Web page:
Saturated fatty oils will keep for a long time without refrigeration.

Saturated fatty oils are also better for high-temperature cooking, and thus the reason for (partially) hydrogenating safflower and sunflower oil (bad).

We will get to trans-oils (bad) later. If I remember. It is my understanding that McDonald's does not use trans-oils. 

Canola oil is the first oil -- among the seven fatty acids in the frying oil -- usually mentioned when asked what oil McDonald's uses for frying French fries.

My Fair Lady

Wow, the "lov-ely" scene brings forth a lot of tears. What a great story; what a great movie. 


Hard To Resist

Is Silver Next? -- January 13, 2021

Link here

Over at social media sites, there is talk that silver traders are the next ones to be squeezed:

Note: the frenzy include silver coins. We've talked about this before. Whoo-hoo. Link here.

The numbers to watch:

  • tonight and pre-market tomorrow morning: $30
  • before the end of the week: $35


I was quite disappointed with a commentator who I have really respected over the years. Talk about making a mountain out of a molehill. The initial rules official supported the golfer. Later, the head of the rules committee supported the golfer. The CBS announcer has egg all over his face. The commentator, a retired PGA golf champion, won a measly six championships over his entire career. Perhaps not even at the mid-point of his career, the golfer in question has nine major PGA wins under his belt.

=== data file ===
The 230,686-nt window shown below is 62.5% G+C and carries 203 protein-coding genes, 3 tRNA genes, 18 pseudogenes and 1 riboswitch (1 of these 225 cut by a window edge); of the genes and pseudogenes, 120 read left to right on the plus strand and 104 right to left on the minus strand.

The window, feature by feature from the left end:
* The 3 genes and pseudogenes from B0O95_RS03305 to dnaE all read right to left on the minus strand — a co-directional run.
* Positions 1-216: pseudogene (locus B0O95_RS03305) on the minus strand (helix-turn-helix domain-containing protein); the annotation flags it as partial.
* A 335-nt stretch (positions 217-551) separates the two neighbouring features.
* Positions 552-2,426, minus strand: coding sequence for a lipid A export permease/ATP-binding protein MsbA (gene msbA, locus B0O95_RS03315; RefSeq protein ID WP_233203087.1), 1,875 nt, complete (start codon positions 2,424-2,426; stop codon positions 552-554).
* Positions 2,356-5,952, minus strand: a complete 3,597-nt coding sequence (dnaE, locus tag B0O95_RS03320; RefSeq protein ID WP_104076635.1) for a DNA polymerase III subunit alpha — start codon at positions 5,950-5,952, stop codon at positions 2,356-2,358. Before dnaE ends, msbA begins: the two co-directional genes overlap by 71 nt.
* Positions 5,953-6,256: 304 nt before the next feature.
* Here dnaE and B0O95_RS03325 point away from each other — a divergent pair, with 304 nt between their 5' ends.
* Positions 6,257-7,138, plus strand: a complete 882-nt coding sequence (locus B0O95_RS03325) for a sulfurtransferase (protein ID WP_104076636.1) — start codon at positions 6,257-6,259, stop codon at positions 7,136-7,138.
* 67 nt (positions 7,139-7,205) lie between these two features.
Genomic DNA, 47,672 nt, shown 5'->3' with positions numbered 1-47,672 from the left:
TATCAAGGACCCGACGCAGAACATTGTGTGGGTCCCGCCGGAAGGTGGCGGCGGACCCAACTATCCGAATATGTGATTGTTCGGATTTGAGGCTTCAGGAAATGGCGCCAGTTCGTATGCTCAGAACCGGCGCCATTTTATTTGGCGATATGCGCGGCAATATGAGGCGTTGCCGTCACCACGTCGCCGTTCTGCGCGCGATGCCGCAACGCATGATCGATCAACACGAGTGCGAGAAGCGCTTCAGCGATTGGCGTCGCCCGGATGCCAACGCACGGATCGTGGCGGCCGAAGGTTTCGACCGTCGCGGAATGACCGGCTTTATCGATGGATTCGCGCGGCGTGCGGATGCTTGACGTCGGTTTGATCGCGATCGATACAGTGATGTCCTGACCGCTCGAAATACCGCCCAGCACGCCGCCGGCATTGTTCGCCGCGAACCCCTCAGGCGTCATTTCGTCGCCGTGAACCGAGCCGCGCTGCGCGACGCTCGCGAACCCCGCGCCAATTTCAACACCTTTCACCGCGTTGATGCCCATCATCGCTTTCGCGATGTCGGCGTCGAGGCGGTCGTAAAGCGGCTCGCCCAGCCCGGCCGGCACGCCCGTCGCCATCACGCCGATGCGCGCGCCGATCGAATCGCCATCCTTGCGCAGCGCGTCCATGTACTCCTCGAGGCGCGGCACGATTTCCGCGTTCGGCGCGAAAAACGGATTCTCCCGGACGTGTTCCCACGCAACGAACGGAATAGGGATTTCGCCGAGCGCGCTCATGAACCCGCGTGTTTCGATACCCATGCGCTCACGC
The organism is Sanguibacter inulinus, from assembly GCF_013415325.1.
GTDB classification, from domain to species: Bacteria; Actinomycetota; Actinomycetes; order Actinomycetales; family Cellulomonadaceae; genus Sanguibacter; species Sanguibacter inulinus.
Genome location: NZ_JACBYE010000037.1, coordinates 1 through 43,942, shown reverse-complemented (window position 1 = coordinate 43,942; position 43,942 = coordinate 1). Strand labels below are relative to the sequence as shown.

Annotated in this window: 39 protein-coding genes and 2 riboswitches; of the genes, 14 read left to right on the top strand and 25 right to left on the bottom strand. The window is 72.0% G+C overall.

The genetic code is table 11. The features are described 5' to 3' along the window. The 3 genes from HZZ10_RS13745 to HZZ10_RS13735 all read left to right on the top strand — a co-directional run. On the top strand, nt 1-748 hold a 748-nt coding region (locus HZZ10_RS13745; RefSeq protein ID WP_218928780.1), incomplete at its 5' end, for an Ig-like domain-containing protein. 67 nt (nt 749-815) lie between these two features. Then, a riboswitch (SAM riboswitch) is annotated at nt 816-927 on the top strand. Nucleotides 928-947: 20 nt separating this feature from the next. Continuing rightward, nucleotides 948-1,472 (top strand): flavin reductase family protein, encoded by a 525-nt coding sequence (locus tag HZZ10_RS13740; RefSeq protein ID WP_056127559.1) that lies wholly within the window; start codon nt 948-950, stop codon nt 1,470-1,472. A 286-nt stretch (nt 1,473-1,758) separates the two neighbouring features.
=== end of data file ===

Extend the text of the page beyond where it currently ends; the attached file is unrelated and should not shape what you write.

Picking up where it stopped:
The sports commentator ended his commentary yesterday suggesting that if the winner wins by one stroke, this golf tournament would forever be blemished. In fact, the winner won by five strokes over five others. 

Later, February 4, 2021: commentators give golfer a pass despite huge homophobic slur during recent tournament. So, the commentators manufacture a non-story about one golfer, and give another golfer a pass despite his language. His language resulted in some of his sponsors quickly dropping him, including Ralph Lauren. Double standard, much?

From The Aviator's Corner

Hess Will Report Another Huge Labar Well Tomorrow -- January 31, 2021

The Hess EN-Labar wells are tracked here

This Labar well is coming off the confidential list tomorrow, February 1, 2012:

  • 37067, conf, Hess, EN-Labar-154-94-1003H-10, Three Forks, 33-061-04619, fracked 5/27/20 - 6/5/20,  6.6 million gallons of water, 84.1% water by mass;
DateOil RunsMCF Sold

Chinese Flu Hasn't Stopped Texas High School Sports

Local high school swim and dive teams, update:

Our middle granddaughter plays soccer for this high school; they are ranked 1st or second in their district. Our oldest granddaughter plays water for polo for a club team and not the high school team. And, of course, six-year-old Sophia is a budding competitive rock climber. She scaled a 5.10 wall yesterday at 54 seconds beating her previous time of 1:03. I cannot recall if she attempted a 5.11 wall.

Link here: